An All-in-the-Family Approach is Financially Beneficial

May 26, 2014
Ed Rabinowitz

Some would call it nepotism; others might chalk it up to sound business practice. Regardless, the custom of physicians employing family members at their medical practices is fairly common.

Some would call it nepotism; others might chalk it up to sound business practice.

Regardless, the custom of physicians employing family members at their medical practices is fairly common, especially among smaller and mid-sized practices. When done correctly, the benefits of employing family members are significant.

“If you set it up right, and it doesn’t affect the culture within the practice, it works out to a financial gain for the physician,” explains Brian Long, director of healthcare for AKT CPAs and Business Consultants.

Spouses and children

A spouse employed at your medical practice can become qualified for the firm’s retirement plan. Many medical practices, Long says, have a 401(k) to which the family member can contribute. That can mean additional annual contributions of up to $16,500, or if the spouse is older than 50, up to $22,000.

“A lot of couples do that to help put more into the overall family retirement,” Long says.

There are also benefits to employing children. For example, if a child is working at the clinic and has earned income, he or she can start contributing to a Roth IRA. After 5 years, those funds can be pulled out for education use tax-free. A physician can employ a son or daughter to work for the practice doing things as simple as filing, scanning, or shredding old files, and be paid fair market value.

“There are lots of things they can do, from cleaning to filing, to helping you market your practice,” Long explains. “They can help you with your blog or Twitter or your Facebook page. As we know, the kids know that stuff better than we do. So, you might as well hire the experts on that.”

Your child now has a means of saving that money for college. If the child one day obtains a scholarship or other means to pay for college, he or she can leave the funds in the Roth IRA and it can grow tax-free for retirement or a first-time home purchase.

“One of the great things is it isn’t taxable depending on how much the child earns,” Long says. “And it can be a deduction within the practice, which then makes it less taxable to the physician, the parent, so they’re paying with more pre-tax dollars toward that college education rather than after-tax dollars.”

When employing children at your medical practice, Long suggests establishing a contract that clearly states what the child’s duties are and what his or her salary will be. It’s also important to keep a time card of exactly when he or she will be working. For example, it’s not reasonable for the child to be working long hours while in school.

“The other thing you have to make sure of, to qualify for a deduction for the company, is that the work you’re paying for has to be necessary for the trade or business,” Long explains. “You can’t have them come in and do something that has nothing to do with the medical practice.”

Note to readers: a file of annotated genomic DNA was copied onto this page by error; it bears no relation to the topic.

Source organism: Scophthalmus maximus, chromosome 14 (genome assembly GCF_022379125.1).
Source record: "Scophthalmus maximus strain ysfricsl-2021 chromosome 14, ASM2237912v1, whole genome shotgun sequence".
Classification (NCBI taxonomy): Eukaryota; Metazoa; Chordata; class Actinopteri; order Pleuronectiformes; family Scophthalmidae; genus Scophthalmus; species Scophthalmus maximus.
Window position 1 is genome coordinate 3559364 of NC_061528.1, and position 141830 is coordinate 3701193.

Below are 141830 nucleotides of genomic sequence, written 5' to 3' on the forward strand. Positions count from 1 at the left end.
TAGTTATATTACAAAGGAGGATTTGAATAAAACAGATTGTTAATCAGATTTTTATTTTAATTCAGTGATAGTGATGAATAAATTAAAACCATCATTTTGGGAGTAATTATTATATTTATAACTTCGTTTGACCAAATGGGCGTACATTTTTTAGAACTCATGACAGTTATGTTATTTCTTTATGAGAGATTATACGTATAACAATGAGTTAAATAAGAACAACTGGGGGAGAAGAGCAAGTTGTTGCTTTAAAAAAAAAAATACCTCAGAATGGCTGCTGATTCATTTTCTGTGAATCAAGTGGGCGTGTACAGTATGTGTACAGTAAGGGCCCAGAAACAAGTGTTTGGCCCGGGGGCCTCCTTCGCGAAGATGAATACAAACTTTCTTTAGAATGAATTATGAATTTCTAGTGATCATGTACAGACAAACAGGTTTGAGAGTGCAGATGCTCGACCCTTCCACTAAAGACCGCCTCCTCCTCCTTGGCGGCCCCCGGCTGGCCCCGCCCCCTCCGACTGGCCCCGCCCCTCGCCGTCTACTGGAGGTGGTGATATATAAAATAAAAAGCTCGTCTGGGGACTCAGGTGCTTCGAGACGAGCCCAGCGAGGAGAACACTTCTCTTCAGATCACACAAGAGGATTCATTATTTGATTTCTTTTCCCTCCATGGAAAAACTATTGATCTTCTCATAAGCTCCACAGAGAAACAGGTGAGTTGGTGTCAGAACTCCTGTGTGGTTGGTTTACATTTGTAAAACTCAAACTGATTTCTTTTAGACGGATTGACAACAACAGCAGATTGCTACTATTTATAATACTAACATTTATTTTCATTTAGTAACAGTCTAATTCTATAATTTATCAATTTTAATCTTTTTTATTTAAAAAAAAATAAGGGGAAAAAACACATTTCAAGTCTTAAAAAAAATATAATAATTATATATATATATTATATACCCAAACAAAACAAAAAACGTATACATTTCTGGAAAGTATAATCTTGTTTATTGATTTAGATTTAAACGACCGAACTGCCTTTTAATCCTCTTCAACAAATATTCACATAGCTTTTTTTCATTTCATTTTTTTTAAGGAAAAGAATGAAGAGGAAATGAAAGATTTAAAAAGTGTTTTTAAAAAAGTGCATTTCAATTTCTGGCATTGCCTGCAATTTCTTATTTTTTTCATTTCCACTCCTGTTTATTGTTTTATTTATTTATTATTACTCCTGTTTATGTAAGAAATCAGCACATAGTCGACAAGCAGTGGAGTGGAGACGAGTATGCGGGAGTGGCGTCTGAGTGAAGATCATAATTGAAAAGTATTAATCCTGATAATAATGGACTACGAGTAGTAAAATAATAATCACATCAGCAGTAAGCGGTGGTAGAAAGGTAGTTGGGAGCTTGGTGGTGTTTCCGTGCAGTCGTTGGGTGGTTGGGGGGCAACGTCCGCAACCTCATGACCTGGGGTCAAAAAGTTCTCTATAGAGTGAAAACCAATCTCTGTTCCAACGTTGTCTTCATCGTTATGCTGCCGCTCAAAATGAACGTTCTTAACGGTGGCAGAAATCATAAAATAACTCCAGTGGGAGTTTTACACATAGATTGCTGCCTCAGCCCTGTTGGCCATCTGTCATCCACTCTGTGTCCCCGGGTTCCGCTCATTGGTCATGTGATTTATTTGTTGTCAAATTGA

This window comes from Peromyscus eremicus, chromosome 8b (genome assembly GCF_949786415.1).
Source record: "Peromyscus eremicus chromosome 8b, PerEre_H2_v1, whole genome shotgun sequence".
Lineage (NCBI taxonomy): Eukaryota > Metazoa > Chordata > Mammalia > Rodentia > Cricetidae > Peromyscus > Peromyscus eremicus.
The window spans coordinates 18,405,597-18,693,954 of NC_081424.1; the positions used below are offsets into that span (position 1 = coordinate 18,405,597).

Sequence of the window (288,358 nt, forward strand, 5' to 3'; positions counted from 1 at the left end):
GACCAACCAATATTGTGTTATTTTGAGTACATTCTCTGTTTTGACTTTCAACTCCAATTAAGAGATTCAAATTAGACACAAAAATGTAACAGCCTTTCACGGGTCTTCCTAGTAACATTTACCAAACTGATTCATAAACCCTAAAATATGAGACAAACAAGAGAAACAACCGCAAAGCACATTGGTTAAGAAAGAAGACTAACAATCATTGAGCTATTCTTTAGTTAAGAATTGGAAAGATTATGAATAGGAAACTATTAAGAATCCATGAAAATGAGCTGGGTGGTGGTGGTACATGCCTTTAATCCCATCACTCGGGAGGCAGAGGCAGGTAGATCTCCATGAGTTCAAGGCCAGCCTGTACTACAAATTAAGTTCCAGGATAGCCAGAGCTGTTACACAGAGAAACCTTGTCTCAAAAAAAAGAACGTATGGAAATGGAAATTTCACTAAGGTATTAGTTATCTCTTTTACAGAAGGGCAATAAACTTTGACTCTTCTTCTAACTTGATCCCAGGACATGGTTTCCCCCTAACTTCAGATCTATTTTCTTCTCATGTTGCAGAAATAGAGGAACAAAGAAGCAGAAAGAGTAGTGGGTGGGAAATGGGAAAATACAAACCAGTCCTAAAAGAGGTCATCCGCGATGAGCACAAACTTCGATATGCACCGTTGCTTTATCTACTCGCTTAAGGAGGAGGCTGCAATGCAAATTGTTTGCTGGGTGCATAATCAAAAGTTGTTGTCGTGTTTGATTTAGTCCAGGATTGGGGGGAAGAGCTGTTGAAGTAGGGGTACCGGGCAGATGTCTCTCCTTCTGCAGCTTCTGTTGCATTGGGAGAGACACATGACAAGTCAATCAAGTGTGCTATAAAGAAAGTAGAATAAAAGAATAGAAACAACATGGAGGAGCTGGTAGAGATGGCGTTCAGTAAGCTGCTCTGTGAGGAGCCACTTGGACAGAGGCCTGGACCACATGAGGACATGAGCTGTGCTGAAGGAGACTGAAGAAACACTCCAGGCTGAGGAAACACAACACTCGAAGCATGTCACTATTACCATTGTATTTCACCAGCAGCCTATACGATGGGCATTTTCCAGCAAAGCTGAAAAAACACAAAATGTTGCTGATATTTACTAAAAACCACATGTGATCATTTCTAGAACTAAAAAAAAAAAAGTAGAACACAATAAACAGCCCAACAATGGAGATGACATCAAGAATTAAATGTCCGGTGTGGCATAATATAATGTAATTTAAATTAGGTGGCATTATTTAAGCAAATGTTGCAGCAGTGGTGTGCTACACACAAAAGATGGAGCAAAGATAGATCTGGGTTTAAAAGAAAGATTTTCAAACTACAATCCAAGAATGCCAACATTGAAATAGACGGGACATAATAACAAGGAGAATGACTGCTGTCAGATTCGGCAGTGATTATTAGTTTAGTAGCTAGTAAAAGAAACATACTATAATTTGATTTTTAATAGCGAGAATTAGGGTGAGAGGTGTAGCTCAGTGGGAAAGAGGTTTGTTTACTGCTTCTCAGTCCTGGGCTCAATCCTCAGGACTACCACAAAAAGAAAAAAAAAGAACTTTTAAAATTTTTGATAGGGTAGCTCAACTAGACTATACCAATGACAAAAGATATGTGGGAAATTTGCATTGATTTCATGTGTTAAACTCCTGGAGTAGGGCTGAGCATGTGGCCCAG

Employment caveats

An important consideration when employing a family member is the team environment within the practice. Long explains that employing a spouse or child changes the dynamic because of the natural perception that they are receiving special treatment. He points out that many smaller practices employ the physician’s spouse as the practice administrator.

“The old saying is, ‘be cautious of buying into a practice that has the wife as the administrator,’” he says. “That’s not always true. I have many practices where the spouse is the administrator and does a fine job. But, you have to be careful; that affects your team and the spouse needs to be doing only what their job duties entail.”

Long recalls a practice where a doctor was married to one of the medical assistants (MA). The MA worked just a few days a week, but always expected things to be done a specific way, and didn’t hesitate to dish out orders to other MAs.

“That can really cause problems because she was the spouse of the doctor,” he says. “And that made other team members afraid to put her in line for that, because they were afraid the doctor was going to get mad. That family member needs to know what their role is. That needs to be clearly communicated up front, and followed.”

Open communication is critical, Long says. If there are other physicians, are they comfortable with a spouse working at the practice, and what are the arrangements? For example, will the spouse be performing work just for the one physician, or sharing a workload evenly throughout the practice?

And, lastly, make certain to communicate with practice staff.

“Tell them, ‘this is what the duties of my spouse or child will be,’” Long says. “You need to cover that when you think of bringing in a family member.”